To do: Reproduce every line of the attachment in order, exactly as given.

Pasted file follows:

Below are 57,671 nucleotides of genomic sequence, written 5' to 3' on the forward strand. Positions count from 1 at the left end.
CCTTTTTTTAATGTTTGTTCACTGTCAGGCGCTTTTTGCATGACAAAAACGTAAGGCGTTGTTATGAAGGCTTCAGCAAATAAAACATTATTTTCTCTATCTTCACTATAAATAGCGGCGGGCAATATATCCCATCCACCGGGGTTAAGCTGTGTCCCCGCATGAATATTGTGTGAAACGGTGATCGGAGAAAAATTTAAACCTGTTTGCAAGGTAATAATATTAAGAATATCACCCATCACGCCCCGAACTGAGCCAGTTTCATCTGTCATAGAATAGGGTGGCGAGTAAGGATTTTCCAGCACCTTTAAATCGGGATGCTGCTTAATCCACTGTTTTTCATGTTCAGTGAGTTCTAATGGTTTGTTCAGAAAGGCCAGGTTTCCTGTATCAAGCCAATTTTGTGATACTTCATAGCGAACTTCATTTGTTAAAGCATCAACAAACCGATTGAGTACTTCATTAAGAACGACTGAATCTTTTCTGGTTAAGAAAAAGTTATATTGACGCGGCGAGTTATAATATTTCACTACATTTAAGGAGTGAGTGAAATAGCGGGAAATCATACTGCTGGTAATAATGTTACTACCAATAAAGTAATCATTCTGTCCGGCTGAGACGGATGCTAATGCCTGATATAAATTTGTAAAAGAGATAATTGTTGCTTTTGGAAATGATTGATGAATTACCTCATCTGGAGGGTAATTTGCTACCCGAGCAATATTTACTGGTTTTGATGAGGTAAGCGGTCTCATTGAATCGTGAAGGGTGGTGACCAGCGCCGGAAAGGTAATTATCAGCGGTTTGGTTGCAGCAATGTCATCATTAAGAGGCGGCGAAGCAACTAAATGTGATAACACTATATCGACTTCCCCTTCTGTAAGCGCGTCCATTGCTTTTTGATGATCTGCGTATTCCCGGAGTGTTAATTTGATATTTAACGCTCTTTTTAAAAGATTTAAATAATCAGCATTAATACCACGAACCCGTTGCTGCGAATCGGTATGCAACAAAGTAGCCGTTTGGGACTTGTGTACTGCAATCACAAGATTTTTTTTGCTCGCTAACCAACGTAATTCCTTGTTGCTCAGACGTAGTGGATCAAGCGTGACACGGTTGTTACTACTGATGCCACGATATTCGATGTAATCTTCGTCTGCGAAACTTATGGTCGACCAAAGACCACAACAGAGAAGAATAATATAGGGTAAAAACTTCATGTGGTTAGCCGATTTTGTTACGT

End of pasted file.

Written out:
Below are 57,671 nucleotides of genomic sequence, written 5' to 3' on the forward strand. Positions count from 1 at the left end.
CCTTTTTTTAATGTTTGTTCACTGTCAGGCGCTTTTTGCATGACAAAAACGTAAGGCGTTGTTATGAAGGCTTCAGCAAATAAAACATTATTTTCTCTATCTTCACTATAAATAGCGGCGGGCAATATATCCCATCCACCGGGGTTAAGCTGTGTCCCCGCATGAATATTGTGTGAAACGGTGATCGGAGAAAAATTTAAACCTGTTTGCAAGGTAATAATATTAAGAATATCACCCATCACGCCCCGAACTGAGCCAGTTTCATCTGTCATAGAATAGGGTGGCGAGTAAGGATTTTCCAGCACCTTTAAATCGGGATGCTGCTTAATCCACTGTTTTTCATGTTCAGTGAGTTCTAATGGTTTGTTCAGAAAGGCCAGGTTTCCTGTATCAAGCCAATTTTGTGATACTTCATAGCGAACTTCATTTGTTAAAGCATCAACAAACCGATTGAGTACTTCATTAAGAACGACTGAATCTTTTCTGGTTAAGAAAAAGTTATATTGACGCGGCGAGTTATAATATTTCACTACATTTAAGGAGTGAGTGAAATAGCGGGAAATCATACTGCTGGTAATAATGTTACTACCAATAAAGTAATCATTCTGTCCGGCTGAGACGGATGCTAATGCCTGATATAAATTTGTAAAAGAGATAATTGTTGCTTTTGGAAATGATTGATGAATTACCTCATCTGGAGGGTAATTTGCTACCCGAGCAATATTTACTGGTTTTGATGAGGTAAGCGGTCTCATTGAATCGTGAAGGGTGGTGACCAGCGCCGGAAAGGTAATTATCAGCGGTTTGGTTGCAGCAATGTCATCATTAAGAGGCGGCGAAGCAACTAAATGTGATAACACTATATCGACTTCCCCTTCTGTAAGCGCGTCCATTGCTTTTTGATGATCTGCGTATTCCCGGAGTGTTAATTTGATATTTAACGCTCTTTTTAAAAGATTTAAATAATCAGCATTAATACCACGAACCCGTTGCTGCGAATCGGTATGCAACAAAGTAGCCGTTTGGGACTTGTGTACTGCAATCACAAGATTTTTTTTGCTCGCTAACCAACGTAATTCCTTGTTGCTCAGACGTAGTGGATCAAGCGTGACACGGTTGTTACTACTGATGCCACGATATTCGATGTAATCTTCGTCTGCGAAACTTATGGTCGACCAAAGACCACAACAGAGAAGAATAATATAGGGTAAAAACTTCATGTGGTTAGCCGATTTTGTTACGT